Carly Breame
Ceramicist, Materials Designer & Researcher

Ceramicist, materials designer and researcher Carly Breame joins our Materia program in partnership with the University of the Arts, Art for the Environment residency initiative. Carly studied on the Material Futures program at Central Saint Martins, London. An advocate for environmental integrity and sustainable materials production, she develops tools to measure environmental impact and, combining research and craft, designs usable materials which represent local environments.

Her latest project, ‘off the menu’, studies the use of local and waste resources as a method for degrowth, proposing food waste as a tool for environmental and social regeneration. In collaboration with a restaurant in Margate, UK, she has developed a collection of ceramics using restaurant waste – this includes fish bone china, ash based tabletops and bio hydrogen energy from potato peelings. Her ambition is to develop a conversation around the production and consumption levels in dining and to offer environmentally focused solutions.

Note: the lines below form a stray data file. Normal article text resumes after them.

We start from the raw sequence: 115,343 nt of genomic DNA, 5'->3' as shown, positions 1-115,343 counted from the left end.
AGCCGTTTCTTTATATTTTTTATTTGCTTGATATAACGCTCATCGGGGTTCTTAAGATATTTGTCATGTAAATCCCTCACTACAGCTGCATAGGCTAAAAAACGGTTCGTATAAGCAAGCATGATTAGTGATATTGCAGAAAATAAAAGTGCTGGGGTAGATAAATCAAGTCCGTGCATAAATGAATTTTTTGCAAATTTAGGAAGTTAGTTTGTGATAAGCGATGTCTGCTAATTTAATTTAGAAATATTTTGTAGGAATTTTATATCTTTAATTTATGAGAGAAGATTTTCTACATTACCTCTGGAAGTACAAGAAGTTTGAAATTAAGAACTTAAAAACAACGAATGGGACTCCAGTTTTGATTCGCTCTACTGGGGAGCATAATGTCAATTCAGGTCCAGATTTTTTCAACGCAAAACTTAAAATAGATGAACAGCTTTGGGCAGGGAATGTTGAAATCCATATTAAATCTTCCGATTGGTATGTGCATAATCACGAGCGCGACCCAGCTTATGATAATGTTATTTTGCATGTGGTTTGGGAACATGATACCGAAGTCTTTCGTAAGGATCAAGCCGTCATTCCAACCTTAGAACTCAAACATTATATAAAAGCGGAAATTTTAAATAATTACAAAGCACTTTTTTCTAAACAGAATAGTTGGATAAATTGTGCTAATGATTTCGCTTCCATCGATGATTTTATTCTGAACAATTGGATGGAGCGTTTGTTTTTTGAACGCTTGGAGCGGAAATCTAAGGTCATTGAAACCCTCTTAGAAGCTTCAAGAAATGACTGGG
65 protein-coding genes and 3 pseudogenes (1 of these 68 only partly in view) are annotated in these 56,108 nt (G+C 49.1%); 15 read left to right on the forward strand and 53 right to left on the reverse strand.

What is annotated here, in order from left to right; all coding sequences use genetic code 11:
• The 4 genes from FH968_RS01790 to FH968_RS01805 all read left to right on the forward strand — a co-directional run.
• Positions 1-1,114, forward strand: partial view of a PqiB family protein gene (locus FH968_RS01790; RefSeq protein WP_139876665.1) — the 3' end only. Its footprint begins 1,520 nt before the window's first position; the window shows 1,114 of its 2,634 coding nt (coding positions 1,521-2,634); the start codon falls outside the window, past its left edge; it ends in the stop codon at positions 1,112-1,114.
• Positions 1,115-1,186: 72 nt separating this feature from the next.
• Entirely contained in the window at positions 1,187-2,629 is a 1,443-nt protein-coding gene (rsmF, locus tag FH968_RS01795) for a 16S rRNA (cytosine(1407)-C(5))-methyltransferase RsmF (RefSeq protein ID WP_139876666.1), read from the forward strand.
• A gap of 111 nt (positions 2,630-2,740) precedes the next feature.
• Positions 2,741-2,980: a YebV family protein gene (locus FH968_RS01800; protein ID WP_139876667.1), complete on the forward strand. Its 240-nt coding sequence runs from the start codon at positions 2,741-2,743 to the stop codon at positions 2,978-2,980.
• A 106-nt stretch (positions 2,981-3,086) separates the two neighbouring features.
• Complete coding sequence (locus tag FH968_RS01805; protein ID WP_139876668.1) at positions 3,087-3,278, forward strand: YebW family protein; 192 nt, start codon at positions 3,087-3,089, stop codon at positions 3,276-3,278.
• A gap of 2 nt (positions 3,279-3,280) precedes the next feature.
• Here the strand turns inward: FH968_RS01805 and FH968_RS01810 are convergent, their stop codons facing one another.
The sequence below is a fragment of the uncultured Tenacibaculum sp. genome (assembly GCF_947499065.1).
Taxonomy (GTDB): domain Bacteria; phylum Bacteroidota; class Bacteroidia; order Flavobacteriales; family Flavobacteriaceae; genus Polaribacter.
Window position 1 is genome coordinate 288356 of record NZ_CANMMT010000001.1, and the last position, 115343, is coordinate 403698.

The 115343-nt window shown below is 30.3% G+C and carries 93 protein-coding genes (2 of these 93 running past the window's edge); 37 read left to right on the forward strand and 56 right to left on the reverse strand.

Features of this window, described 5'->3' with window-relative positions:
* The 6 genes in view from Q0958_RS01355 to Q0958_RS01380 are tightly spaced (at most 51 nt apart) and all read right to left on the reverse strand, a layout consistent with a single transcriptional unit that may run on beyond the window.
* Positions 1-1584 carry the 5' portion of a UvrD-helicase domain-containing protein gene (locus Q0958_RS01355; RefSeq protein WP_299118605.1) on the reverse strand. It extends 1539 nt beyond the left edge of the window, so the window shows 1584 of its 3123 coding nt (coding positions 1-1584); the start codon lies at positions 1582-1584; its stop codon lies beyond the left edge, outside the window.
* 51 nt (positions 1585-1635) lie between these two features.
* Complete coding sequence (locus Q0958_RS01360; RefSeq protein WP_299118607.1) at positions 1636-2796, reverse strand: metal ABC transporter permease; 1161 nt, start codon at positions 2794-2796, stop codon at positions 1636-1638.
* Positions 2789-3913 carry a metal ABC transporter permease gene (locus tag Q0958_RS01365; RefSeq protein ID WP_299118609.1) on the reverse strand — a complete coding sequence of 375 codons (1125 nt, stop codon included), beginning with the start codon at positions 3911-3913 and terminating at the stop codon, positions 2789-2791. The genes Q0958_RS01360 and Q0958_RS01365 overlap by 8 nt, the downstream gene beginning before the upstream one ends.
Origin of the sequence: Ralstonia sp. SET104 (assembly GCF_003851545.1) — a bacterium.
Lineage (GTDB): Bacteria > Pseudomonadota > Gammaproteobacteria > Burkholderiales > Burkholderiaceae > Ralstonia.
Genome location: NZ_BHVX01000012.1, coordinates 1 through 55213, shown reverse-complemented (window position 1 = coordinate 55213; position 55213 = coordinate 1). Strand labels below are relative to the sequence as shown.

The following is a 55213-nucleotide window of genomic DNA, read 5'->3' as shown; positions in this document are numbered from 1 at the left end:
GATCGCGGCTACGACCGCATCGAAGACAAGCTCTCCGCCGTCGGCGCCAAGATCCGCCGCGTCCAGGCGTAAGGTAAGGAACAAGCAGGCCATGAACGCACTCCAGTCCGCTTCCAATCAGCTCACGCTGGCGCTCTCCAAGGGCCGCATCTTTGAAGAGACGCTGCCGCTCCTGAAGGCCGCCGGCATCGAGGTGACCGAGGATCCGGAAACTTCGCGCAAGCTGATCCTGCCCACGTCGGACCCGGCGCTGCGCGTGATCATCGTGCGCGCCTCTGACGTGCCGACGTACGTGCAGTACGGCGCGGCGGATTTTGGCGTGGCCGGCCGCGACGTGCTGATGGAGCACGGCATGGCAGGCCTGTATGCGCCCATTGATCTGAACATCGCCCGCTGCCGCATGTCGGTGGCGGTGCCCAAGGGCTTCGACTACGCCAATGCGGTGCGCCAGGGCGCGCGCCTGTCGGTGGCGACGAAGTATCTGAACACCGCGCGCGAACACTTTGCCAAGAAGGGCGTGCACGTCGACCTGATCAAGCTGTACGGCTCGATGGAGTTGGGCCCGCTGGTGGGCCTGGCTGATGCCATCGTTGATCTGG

At the Mahler & LeWitt Studios, Carly intends to continue her ‘off the menu’ project asking, ‘How can Spoleto represent a regional material culture through the dining table?’ She continues, ‘Through my research I aim to develop ethical supply chains in materials, building traceability and transparency to aid knowledge around production whilst considering how to reduce the environmental footprint. As a designer, I am interested in functional objects that exist around the dining table. The act of dining is the heart of any community. The dining table serves as a meeting point. A space for collectiveness, for restoring and rejoicing. The dining table, in this project, will be the centre piece uniting the work and its uses, whilst creating an opportunity for dialogue around associated issues.’

Carly is also interested in researching terra d’ombra and its uses: originating in the region, the umber pigment is said to be one of the first colours to be used by humans and has been identified in Palaeolithic cave paintings.

As part of her materials research work, Carly has also been working with Textile Exchange, contributing to The Preferred Fiber and Material Matrix – a framework to help apparel, footwear and home goods companies make informed sourcing decisions by providing transparent data and consolidated, validated guidance on over 65 of the industry’s most commonly used materials.